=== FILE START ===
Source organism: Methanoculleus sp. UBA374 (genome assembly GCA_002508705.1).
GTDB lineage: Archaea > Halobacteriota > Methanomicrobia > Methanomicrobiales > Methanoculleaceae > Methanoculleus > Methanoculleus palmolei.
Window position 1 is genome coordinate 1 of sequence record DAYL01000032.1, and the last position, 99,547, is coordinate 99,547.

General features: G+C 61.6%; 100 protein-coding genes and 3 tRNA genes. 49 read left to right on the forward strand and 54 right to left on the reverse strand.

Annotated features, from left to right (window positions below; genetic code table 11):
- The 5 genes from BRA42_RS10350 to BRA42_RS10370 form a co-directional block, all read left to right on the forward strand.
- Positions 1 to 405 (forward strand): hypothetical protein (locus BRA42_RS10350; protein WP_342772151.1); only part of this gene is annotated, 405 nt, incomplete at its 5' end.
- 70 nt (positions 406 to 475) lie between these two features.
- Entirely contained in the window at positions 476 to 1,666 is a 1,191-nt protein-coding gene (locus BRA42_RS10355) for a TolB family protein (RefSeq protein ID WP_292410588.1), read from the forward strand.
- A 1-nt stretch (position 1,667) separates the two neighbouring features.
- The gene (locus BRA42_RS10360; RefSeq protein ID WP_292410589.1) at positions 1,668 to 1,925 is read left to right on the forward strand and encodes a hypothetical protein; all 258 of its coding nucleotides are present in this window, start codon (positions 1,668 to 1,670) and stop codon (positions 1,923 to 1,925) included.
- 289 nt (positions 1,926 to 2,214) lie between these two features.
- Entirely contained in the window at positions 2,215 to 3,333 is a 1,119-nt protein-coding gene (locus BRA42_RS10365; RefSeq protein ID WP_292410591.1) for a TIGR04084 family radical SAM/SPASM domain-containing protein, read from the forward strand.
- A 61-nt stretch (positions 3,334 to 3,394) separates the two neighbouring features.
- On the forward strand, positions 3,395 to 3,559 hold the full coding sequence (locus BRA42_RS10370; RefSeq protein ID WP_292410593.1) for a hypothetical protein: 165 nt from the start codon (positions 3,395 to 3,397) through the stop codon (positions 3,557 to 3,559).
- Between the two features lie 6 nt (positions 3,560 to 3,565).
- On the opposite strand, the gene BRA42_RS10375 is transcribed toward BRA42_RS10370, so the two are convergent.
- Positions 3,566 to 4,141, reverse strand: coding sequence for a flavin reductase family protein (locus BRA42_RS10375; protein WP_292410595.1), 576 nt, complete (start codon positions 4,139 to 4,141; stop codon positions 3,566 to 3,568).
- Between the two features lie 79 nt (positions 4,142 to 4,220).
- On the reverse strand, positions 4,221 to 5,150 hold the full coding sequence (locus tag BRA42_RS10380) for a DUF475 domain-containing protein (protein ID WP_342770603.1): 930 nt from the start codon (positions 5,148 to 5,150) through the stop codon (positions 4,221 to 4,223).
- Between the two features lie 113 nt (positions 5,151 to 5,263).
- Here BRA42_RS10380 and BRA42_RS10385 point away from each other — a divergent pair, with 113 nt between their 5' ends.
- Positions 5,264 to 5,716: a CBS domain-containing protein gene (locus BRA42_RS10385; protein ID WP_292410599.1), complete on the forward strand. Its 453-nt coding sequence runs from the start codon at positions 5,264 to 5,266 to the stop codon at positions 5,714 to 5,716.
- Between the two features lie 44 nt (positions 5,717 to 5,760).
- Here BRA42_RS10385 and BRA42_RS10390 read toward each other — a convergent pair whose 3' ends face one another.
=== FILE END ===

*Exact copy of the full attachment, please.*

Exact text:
Source organism: Methanoculleus sp. UBA374 (genome assembly GCA_002508705.1).
GTDB lineage: Archaea > Halobacteriota > Methanomicrobia > Methanomicrobiales > Methanoculleaceae > Methanoculleus > Methanoculleus palmolei.
Window position 1 is genome coordinate 1 of sequence record DAYL01000032.1, and the last position, 99,547, is coordinate 99,547.

General features: G+C 61.6%; 100 protein-coding genes and 3 tRNA genes. 49 read left to right on the forward strand and 54 right to left on the reverse strand.

Annotated features, from left to right (window positions below; genetic code table 11):
- The 5 genes from BRA42_RS10350 to BRA42_RS10370 form a co-directional block, all read left to right on the forward strand.
- Positions 1 to 405 (forward strand): hypothetical protein (locus BRA42_RS10350; protein WP_342772151.1); only part of this gene is annotated, 405 nt, incomplete at its 5' end.
- 70 nt (positions 406 to 475) lie between these two features.
- Entirely contained in the window at positions 476 to 1,666 is a 1,191-nt protein-coding gene (locus BRA42_RS10355) for a TolB family protein (RefSeq protein ID WP_292410588.1), read from the forward strand.
- A 1-nt stretch (position 1,667) separates the two neighbouring features.
- The gene (locus BRA42_RS10360; RefSeq protein ID WP_292410589.1) at positions 1,668 to 1,925 is read left to right on the forward strand and encodes a hypothetical protein; all 258 of its coding nucleotides are present in this window, start codon (positions 1,668 to 1,670) and stop codon (positions 1,923 to 1,925) included.
- 289 nt (positions 1,926 to 2,214) lie between these two features.
- Entirely contained in the window at positions 2,215 to 3,333 is a 1,119-nt protein-coding gene (locus BRA42_RS10365; RefSeq protein ID WP_292410591.1) for a TIGR04084 family radical SAM/SPASM domain-containing protein, read from the forward strand.
- A 61-nt stretch (positions 3,334 to 3,394) separates the two neighbouring features.
- On the forward strand, positions 3,395 to 3,559 hold the full coding sequence (locus BRA42_RS10370; RefSeq protein ID WP_292410593.1) for a hypothetical protein: 165 nt from the start codon (positions 3,395 to 3,397) through the stop codon (positions 3,557 to 3,559).
- Between the two features lie 6 nt (positions 3,560 to 3,565).
- On the opposite strand, the gene BRA42_RS10375 is transcribed toward BRA42_RS10370, so the two are convergent.
- Positions 3,566 to 4,141, reverse strand: coding sequence for a flavin reductase family protein (locus BRA42_RS10375; protein WP_292410595.1), 576 nt, complete (start codon positions 4,139 to 4,141; stop codon positions 3,566 to 3,568).
- Between the two features lie 79 nt (positions 4,142 to 4,220).
- On the reverse strand, positions 4,221 to 5,150 hold the full coding sequence (locus tag BRA42_RS10380) for a DUF475 domain-containing protein (protein ID WP_342770603.1): 930 nt from the start codon (positions 5,148 to 5,150) through the stop codon (positions 4,221 to 4,223).
- Between the two features lie 113 nt (positions 5,151 to 5,263).
- Here BRA42_RS10380 and BRA42_RS10385 point away from each other — a divergent pair, with 113 nt between their 5' ends.
- Positions 5,264 to 5,716: a CBS domain-containing protein gene (locus BRA42_RS10385; protein ID WP_292410599.1), complete on the forward strand. Its 453-nt coding sequence runs from the start codon at positions 5,264 to 5,266 to the stop codon at positions 5,714 to 5,716.
- Between the two features lie 44 nt (positions 5,717 to 5,760).
- Here BRA42_RS10385 and BRA42_RS10390 read toward each other — a convergent pair whose 3' ends face one another.